“Orders of the Punjab Government under the Criminal Law Amendment Act were served today on Sheikh Hissam Din, Municipal Commissioner, Maulvi Habib-ur-Rehman and some other Ahrar leaders, prohibiting their entering Gurdaspur. and participating in or organising a gathering of Ahrars within an eight miles’ radius of Qadian, in the Gurdaspur District. Another notice, issued by the District Magistrate, Gurdaspur, under Section 144, directs them to abstain from convening or attending a meeting, debate or discussion at Qadian and three other places in the Batala Tehsil on or about November 23, owing to the danger of a disturbance of the peace.” (The Civil and Military Gazette, 21 November 1935, p. 5)
Ahrar procession in Amritsar
On 21 November 1935, the members of Majlis-i-Ahrar gathered in Amritsar and held an anti-Ahmadiyya procession, where they shouted anti-Ahmadiyya slogans. “After the procession the volunteers intended to go to Batala, to hold a meeting of ‘Mubahila’ against the Mirza of Qadian, as the entry of Ahrar leaders has been prohibited in Qadian and in the Gurdaspur District.” (The Civil and Military Gazette, 23 November 1935, p. 18)
Call for even greater sacrifices
The Civil and Military Gazette reported on 26 November 1935, “Information has been received here that Friday prayers [on 22 November] at Qadian were held peacefully. Ahmadis from every centre assembled in response to the appeal made by the President of the National League. In consequence of the order issued by the District Magistrate of Gurdaspur, prohibiting Ahrars from assembling within eight miles of Qadian, Ahrars did not go to Qadian. The Friday sermon was delivered by Hazrat Mirza Bashir-ud-Din Mahmud Ahmad, the head of the community. He exhorted Ahmadis ‘to be prepared to make even greater sacrifices in the following year.’”
Ahrar’s inflammatory efforts
Janbaz Mirza falsely alleges that in December 1935, “the government announced Section 144 in Qadian upon the behest of” Ahmadis, just to prevent any outsider Muslim from offering Jumuah prayer in Qadian. Obviously, this order was an interference in religion. The Ahrar decided to disobey this order.” (Karwan-e-Ahrar, Vol. 1, 1975, Maktabah Tabsarah, Lahore, pp. 57-58)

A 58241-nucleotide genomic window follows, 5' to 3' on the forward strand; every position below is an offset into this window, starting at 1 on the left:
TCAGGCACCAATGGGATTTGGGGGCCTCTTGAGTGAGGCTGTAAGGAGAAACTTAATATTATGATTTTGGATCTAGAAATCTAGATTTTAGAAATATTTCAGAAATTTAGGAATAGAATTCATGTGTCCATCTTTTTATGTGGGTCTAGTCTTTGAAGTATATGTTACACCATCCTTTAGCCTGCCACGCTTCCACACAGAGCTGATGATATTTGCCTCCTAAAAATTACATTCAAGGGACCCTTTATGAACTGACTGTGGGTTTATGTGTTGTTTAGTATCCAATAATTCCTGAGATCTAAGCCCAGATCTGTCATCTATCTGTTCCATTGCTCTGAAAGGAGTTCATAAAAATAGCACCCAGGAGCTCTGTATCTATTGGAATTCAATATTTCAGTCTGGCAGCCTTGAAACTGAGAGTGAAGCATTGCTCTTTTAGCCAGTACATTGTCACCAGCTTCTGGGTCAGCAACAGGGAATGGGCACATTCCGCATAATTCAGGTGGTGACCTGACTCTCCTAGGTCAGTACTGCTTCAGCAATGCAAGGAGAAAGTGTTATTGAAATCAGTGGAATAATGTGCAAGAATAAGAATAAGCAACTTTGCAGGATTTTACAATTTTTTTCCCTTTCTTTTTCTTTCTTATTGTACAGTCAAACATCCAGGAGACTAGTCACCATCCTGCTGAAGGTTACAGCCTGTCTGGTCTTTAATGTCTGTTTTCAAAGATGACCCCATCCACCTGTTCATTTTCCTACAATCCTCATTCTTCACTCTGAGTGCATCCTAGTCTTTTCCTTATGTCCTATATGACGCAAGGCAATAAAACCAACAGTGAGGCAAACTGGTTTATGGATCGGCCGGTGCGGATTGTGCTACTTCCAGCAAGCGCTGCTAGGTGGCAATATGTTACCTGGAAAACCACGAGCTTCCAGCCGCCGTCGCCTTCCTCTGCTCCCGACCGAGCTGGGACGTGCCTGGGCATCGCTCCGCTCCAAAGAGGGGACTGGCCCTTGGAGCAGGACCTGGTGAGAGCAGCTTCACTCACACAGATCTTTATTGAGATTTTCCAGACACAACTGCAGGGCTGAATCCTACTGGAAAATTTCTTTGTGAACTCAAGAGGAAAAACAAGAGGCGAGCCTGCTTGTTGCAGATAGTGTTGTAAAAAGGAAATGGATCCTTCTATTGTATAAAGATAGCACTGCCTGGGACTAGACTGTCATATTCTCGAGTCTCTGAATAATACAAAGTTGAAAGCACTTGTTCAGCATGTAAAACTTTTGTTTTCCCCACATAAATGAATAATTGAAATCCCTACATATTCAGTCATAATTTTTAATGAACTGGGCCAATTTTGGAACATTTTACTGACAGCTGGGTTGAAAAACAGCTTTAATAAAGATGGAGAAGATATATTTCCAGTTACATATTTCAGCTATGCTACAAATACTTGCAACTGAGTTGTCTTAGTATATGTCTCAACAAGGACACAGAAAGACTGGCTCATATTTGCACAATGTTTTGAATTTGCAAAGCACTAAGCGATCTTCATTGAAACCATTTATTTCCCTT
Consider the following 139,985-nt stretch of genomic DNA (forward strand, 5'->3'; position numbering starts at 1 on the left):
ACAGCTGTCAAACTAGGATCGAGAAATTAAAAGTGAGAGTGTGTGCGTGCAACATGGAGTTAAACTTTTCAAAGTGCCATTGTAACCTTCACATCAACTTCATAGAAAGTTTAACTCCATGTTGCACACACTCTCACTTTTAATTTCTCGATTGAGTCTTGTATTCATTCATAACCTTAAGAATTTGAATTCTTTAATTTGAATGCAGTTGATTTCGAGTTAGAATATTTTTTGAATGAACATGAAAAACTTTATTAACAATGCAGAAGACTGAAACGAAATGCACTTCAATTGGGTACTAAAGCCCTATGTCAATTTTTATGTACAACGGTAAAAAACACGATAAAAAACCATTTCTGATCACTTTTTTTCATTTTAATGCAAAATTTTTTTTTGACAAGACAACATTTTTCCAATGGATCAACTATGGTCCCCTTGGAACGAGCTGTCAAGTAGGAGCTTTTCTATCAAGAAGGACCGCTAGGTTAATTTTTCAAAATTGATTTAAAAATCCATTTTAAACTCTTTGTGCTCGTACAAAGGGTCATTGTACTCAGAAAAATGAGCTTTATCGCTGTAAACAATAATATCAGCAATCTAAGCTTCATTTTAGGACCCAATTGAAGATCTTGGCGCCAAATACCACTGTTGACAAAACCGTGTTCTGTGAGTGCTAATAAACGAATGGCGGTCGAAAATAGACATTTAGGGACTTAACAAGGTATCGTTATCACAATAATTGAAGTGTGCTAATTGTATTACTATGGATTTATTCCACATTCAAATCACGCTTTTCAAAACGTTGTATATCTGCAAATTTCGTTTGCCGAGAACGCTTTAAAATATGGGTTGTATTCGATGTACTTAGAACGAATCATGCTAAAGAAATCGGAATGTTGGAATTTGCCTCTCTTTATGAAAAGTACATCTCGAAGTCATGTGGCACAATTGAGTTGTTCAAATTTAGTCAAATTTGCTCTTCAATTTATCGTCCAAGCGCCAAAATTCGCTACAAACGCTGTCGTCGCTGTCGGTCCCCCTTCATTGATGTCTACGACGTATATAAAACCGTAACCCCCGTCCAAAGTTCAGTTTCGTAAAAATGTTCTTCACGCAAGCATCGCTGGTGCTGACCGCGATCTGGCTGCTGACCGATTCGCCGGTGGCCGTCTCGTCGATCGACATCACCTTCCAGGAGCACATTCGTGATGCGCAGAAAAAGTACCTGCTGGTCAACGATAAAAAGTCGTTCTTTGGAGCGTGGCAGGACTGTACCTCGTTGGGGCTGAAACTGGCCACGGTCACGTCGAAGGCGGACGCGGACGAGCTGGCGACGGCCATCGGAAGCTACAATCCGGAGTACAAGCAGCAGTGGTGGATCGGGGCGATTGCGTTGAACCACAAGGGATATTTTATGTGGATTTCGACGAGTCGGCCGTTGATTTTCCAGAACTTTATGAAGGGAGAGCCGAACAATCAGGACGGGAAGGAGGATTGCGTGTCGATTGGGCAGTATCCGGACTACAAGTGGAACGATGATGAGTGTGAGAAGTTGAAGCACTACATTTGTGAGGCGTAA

He further states:
“While on the way to Qadian,” Syed Ataullah Shah Bukhari “was arrested between Batala and Qadian; however, I somehow reached Qadian and offered the Jumuah prayer at the ‘Beri Wali Masjid’”, and “addressed the local Muslims who had gathered for the prayer and made them aware of the mutual connections between the [British] Government and the” Ahmadis. “For the coming Jumuah, Maulana Abul Wafa Shahjahanpuri was to visit Qadian, and I was instructed by the Jamaat [Ahrar] to accompany Maulana up to Batala. Since I had been to Qadian a week ago, the government handed a notice to me also along with Maulana Abul Wafa at the Batala Railway Station, stating that I could not enter Qadian. However, I ripped off the notice and prepared to go to Qadian along with Maulana. Upon entering the marked boundary, both of us were arrested by the police. On the same day, the court gave both of us three-month imprisonment, a 50 rupee fine, and one month of further imprisonment in case of non-payment of fine. […] Upon reaching the Gurdaspur Jail, we met Shah Ji. After some days, both of the elders were transferred to another jail, and I was alone there. However, the next Friday, Maulana Qazi Ahsan Ahmed joined me.” (Ibid., p. 58)